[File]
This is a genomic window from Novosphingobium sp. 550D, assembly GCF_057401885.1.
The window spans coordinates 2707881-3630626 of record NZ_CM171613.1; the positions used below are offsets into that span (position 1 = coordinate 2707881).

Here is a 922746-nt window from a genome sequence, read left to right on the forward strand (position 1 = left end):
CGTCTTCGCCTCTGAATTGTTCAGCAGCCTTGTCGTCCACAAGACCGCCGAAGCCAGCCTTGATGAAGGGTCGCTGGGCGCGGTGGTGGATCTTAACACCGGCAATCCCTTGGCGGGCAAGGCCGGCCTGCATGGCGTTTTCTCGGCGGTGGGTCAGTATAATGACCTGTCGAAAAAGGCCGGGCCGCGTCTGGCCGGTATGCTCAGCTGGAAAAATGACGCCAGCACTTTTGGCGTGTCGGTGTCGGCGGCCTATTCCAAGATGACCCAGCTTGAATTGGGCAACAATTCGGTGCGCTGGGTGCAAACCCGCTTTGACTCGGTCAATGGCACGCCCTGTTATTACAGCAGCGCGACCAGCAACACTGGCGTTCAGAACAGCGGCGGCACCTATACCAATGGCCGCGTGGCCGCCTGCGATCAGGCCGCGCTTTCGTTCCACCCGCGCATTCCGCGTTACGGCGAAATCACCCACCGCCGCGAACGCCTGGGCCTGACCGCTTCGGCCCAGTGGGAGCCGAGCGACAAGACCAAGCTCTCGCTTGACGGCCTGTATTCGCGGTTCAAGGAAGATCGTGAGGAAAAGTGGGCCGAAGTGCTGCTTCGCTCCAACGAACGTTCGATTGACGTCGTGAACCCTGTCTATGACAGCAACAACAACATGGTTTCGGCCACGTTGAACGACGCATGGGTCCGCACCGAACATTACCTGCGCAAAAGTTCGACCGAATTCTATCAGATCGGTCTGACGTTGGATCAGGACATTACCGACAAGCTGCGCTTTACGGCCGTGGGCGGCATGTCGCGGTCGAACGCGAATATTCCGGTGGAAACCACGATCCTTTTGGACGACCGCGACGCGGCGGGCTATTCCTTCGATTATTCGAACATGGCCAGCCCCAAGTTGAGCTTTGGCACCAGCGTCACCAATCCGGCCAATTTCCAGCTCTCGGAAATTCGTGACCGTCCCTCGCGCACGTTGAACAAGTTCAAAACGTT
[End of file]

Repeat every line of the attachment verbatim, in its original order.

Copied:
This is a genomic window from Novosphingobium sp. 550D, assembly GCF_057401885.1.
The window spans coordinates 2707881-3630626 of record NZ_CM171613.1; the positions used below are offsets into that span (position 1 = coordinate 2707881).

Here is a 922746-nt window from a genome sequence, read left to right on the forward strand (position 1 = left end):
CGTCTTCGCCTCTGAATTGTTCAGCAGCCTTGTCGTCCACAAGACCGCCGAAGCCAGCCTTGATGAAGGGTCGCTGGGCGCGGTGGTGGATCTTAACACCGGCAATCCCTTGGCGGGCAAGGCCGGCCTGCATGGCGTTTTCTCGGCGGTGGGTCAGTATAATGACCTGTCGAAAAAGGCCGGGCCGCGTCTGGCCGGTATGCTCAGCTGGAAAAATGACGCCAGCACTTTTGGCGTGTCGGTGTCGGCGGCCTATTCCAAGATGACCCAGCTTGAATTGGGCAACAATTCGGTGCGCTGGGTGCAAACCCGCTTTGACTCGGTCAATGGCACGCCCTGTTATTACAGCAGCGCGACCAGCAACACTGGCGTTCAGAACAGCGGCGGCACCTATACCAATGGCCGCGTGGCCGCCTGCGATCAGGCCGCGCTTTCGTTCCACCCGCGCATTCCGCGTTACGGCGAAATCACCCACCGCCGCGAACGCCTGGGCCTGACCGCTTCGGCCCAGTGGGAGCCGAGCGACAAGACCAAGCTCTCGCTTGACGGCCTGTATTCGCGGTTCAAGGAAGATCGTGAGGAAAAGTGGGCCGAAGTGCTGCTTCGCTCCAACGAACGTTCGATTGACGTCGTGAACCCTGTCTATGACAGCAACAACAACATGGTTTCGGCCACGTTGAACGACGCATGGGTCCGCACCGAACATTACCTGCGCAAAAGTTCGACCGAATTCTATCAGATCGGTCTGACGTTGGATCAGGACATTACCGACAAGCTGCGCTTTACGGCCGTGGGCGGCATGTCGCGGTCGAACGCGAATATTCCGGTGGAAACCACGATCCTTTTGGACGACCGCGACGCGGCGGGCTATTCCTTCGATTATTCGAACATGGCCAGCCCCAAGTTGAGCTTTGGCACCAGCGTCACCAATCCGGCCAATTTCCAGCTCTCGGAAATTCGTGACCGTCCCTCGCGCACGTTGAACAAGTTCAAAACGTT